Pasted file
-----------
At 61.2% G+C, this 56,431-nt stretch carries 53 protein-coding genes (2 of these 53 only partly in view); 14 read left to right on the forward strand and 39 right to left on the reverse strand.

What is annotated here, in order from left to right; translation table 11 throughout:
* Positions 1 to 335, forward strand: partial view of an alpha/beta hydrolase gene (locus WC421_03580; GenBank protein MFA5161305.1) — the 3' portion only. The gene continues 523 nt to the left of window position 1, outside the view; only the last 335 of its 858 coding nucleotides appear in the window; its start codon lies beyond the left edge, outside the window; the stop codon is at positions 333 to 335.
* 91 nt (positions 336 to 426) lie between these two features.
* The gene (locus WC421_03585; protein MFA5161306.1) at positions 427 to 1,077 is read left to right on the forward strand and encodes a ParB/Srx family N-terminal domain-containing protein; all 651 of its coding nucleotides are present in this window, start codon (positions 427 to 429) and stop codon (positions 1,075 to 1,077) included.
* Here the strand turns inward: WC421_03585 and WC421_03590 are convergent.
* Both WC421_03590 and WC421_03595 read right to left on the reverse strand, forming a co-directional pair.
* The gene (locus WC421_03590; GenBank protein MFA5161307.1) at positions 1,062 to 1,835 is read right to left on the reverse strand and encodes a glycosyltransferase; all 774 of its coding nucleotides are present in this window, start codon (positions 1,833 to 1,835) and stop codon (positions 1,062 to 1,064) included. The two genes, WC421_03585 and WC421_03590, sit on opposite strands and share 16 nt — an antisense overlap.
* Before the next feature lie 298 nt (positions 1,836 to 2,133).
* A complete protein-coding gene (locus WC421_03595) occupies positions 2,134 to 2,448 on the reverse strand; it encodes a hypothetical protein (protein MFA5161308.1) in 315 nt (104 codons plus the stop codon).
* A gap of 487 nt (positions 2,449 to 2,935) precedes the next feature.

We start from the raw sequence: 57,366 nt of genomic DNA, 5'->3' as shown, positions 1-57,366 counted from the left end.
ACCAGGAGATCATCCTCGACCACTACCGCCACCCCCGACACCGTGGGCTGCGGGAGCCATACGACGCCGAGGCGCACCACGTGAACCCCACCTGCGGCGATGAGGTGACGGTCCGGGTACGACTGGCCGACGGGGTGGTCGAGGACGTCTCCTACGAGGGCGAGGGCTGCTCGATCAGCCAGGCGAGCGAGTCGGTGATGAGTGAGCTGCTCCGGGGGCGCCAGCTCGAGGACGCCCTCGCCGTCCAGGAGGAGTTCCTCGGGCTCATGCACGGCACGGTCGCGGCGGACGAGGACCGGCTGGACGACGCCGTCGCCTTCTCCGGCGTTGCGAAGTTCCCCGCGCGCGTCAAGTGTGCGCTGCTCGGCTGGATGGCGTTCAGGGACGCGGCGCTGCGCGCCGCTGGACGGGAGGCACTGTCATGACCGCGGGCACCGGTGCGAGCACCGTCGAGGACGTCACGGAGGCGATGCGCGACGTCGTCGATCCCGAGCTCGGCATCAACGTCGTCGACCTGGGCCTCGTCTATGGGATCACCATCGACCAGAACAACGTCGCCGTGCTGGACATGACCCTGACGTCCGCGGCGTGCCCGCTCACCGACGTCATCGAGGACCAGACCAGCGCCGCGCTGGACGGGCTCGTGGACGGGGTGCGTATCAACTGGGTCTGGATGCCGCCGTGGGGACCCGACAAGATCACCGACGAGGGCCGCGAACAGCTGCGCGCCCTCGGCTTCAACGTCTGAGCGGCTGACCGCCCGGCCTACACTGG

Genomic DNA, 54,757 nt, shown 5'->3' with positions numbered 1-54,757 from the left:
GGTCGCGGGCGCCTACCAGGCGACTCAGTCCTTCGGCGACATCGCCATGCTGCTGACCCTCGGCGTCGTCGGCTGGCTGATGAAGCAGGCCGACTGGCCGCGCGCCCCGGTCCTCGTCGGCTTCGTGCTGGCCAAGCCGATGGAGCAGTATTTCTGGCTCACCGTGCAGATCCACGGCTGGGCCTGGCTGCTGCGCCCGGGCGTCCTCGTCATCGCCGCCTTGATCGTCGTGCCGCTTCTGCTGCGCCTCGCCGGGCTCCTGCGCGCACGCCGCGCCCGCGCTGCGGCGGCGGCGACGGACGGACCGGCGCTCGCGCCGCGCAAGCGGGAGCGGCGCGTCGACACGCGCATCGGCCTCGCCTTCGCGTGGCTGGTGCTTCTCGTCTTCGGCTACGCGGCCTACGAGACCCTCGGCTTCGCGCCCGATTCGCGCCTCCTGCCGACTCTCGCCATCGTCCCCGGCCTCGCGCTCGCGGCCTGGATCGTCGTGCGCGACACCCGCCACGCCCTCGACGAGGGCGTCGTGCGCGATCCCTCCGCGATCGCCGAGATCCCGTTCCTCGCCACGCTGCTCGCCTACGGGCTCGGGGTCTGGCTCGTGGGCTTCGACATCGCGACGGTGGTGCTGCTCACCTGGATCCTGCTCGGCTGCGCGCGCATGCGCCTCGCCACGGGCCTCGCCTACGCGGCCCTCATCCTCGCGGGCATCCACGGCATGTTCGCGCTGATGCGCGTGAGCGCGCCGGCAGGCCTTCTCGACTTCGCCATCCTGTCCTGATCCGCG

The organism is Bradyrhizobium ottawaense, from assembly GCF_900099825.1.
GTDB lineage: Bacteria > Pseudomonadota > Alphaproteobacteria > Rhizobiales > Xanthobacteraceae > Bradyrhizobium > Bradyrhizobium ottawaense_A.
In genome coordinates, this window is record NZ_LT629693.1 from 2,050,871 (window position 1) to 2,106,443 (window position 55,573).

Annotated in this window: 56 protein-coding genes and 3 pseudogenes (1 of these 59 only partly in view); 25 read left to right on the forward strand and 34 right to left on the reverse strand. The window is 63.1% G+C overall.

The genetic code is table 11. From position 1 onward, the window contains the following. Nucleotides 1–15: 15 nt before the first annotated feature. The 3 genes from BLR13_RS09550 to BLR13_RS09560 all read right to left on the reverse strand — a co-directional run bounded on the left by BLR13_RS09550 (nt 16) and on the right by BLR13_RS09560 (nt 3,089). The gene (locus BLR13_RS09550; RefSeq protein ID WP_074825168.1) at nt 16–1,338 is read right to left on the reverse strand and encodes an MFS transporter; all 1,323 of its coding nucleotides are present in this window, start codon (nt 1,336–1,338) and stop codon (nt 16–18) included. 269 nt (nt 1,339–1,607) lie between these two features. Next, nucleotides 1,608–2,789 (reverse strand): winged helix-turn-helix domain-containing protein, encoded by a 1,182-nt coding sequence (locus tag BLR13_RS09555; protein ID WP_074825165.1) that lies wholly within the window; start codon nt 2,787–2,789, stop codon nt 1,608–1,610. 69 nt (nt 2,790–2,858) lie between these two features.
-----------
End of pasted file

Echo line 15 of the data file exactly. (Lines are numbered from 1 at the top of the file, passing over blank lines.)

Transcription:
GGTCGCGGGCGCCTACCAGGCGACTCAGTCCTTCGGCGACATCGCCATGCTGCTGACCCTCGGCGTCGTCGGCTGGCTGATGAAGCAGGCCGACTGGCCGCGCGCCCCGGTCCTCGTCGGCTTCGTGCTGGCCAAGCCGATGGAGCAGTATTTCTGGCTCACCGTGCAGATCCACGGCTGGGCCTGGCTGCTGCGCCCGGGCGTCCTCGTCATCGCCGCCTTGATCGTCGTGCCGCTTCTGCTGCGCCTCGCCGGGCTCCTGCGCGCACGCCGCGCCCGCGCTGCGGCGGCGGCGACGGACGGACCGGCGCTCGCGCCGCGCAAGCGGGAGCGGCGCGTCGACACGCGCATCGGCCTCGCCTTCGCGTGGCTGGTGCTTCTCGTCTTCGGCTACGCGGCCTACGAGACCCTCGGCTTCGCGCCCGATTCGCGCCTCCTGCCGACTCTCGCCATCGTCCCCGGCCTCGCGCTCGCGGCCTGGATCGTCGTGCGCGACACCCGCCACGCCCTCGACGAGGGCGTCGTGCGCGATCCCTCCGCGATCGCCGAGATCCCGTTCCTCGCCACGCTGCTCGCCTACGGGCTCGGGGTCTGGCTCGTGGGCTTCGACATCGCGACGGTGGTGCTGCTCACCTGGATCCTGCTCGGCTGCGCGCGCATGCGCCTCGCCACGGGCCTCGCCTACGCGGCCCTCATCCTCGCGGGCATCCACGGCATGTTCGCGCTGATGCGCGTGAGCGCGCCGGCAGGCCTTCTCGACTTCGCCATCCTGTCCTGATCCGCG